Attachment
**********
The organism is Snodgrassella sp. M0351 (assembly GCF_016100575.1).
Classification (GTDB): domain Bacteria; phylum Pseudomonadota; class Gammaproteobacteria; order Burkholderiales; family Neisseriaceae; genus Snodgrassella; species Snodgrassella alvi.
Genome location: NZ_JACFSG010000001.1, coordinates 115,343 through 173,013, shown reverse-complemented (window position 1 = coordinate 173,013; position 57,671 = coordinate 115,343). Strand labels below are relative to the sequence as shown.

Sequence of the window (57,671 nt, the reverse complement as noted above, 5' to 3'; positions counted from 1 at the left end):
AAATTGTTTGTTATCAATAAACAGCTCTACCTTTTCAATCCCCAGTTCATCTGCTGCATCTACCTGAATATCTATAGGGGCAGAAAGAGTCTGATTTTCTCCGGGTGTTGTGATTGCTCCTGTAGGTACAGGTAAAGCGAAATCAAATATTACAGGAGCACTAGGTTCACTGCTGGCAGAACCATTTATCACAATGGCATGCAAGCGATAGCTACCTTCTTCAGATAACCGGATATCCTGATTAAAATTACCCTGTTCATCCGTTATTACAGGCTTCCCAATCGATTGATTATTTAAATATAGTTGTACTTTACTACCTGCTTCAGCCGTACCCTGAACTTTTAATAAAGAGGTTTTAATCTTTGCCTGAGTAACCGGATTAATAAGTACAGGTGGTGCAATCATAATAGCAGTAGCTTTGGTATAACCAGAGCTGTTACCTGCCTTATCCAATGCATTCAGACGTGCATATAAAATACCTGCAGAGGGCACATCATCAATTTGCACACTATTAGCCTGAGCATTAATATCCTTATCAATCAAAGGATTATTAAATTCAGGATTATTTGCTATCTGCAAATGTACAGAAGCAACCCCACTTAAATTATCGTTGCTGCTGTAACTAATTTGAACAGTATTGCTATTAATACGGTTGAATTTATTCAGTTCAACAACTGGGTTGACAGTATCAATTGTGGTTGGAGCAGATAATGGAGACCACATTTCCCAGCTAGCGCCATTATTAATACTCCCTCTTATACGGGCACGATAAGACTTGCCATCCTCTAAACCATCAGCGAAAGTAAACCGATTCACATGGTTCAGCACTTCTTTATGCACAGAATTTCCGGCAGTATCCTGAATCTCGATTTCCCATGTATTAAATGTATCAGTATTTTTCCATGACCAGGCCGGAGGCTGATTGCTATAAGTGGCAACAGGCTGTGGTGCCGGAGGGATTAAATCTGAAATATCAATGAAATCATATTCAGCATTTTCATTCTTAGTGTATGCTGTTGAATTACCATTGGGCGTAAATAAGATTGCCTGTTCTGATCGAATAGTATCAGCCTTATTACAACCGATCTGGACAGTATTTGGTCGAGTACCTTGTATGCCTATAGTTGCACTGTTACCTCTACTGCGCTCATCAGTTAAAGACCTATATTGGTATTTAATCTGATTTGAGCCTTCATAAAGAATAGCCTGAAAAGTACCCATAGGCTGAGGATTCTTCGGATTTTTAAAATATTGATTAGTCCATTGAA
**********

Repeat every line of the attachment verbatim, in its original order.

The organism is Snodgrassella sp. M0351 (assembly GCF_016100575.1).
Classification (GTDB): domain Bacteria; phylum Pseudomonadota; class Gammaproteobacteria; order Burkholderiales; family Neisseriaceae; genus Snodgrassella; species Snodgrassella alvi.
Genome location: NZ_JACFSG010000001.1, coordinates 115,343 through 173,013, shown reverse-complemented (window position 1 = coordinate 173,013; position 57,671 = coordinate 115,343). Strand labels below are relative to the sequence as shown.

Sequence of the window (57,671 nt, the reverse complement as noted above, 5' to 3'; positions counted from 1 at the left end):
AAATTGTTTGTTATCAATAAACAGCTCTACCTTTTCAATCCCCAGTTCATCTGCTGCATCTACCTGAATATCTATAGGGGCAGAAAGAGTCTGATTTTCTCCGGGTGTTGTGATTGCTCCTGTAGGTACAGGTAAAGCGAAATCAAATATTACAGGAGCACTAGGTTCACTGCTGGCAGAACCATTTATCACAATGGCATGCAAGCGATAGCTACCTTCTTCAGATAACCGGATATCCTGATTAAAATTACCCTGTTCATCCGTTATTACAGGCTTCCCAATCGATTGATTATTTAAATATAGTTGTACTTTACTACCTGCTTCAGCCGTACCCTGAACTTTTAATAAAGAGGTTTTAATCTTTGCCTGAGTAACCGGATTAATAAGTACAGGTGGTGCAATCATAATAGCAGTAGCTTTGGTATAACCAGAGCTGTTACCTGCCTTATCCAATGCATTCAGACGTGCATATAAAATACCTGCAGAGGGCACATCATCAATTTGCACACTATTAGCCTGAGCATTAATATCCTTATCAATCAAAGGATTATTAAATTCAGGATTATTTGCTATCTGCAAATGTACAGAAGCAACCCCACTTAAATTATCGTTGCTGCTGTAACTAATTTGAACAGTATTGCTATTAATACGGTTGAATTTATTCAGTTCAACAACTGGGTTGACAGTATCAATTGTGGTTGGAGCAGATAATGGAGACCACATTTCCCAGCTAGCGCCATTATTAATACTCCCTCTTATACGGGCACGATAAGACTTGCCATCCTCTAAACCATCAGCGAAAGTAAACCGATTCACATGGTTCAGCACTTCTTTATGCACAGAATTTCCGGCAGTATCCTGAATCTCGATTTCCCATGTATTAAATGTATCAGTATTTTTCCATGACCAGGCCGGAGGCTGATTGCTATAAGTGGCAACAGGCTGTGGTGCCGGAGGGATTAAATCTGAAATATCAATGAAATCATATTCAGCATTTTCATTCTTAGTGTATGCTGTTGAATTACCATTGGGCGTAAATAAGATTGCCTGTTCTGATCGAATAGTATCAGCCTTATTACAACCGATCTGGACAGTATTTGGTCGAGTACCTTGTATGCCTATAGTTGCACTGTTACCTCTACTGCGCTCATCAGTTAAAGACCTATATTGGTATTTAATCTGATTTGAGCCTTCATAAAGAATAGCCTGAAAAGTACCCATAGGCTGAGGATTCTTCGGATTTTTAAAATATTGATTAGTCCATTGAA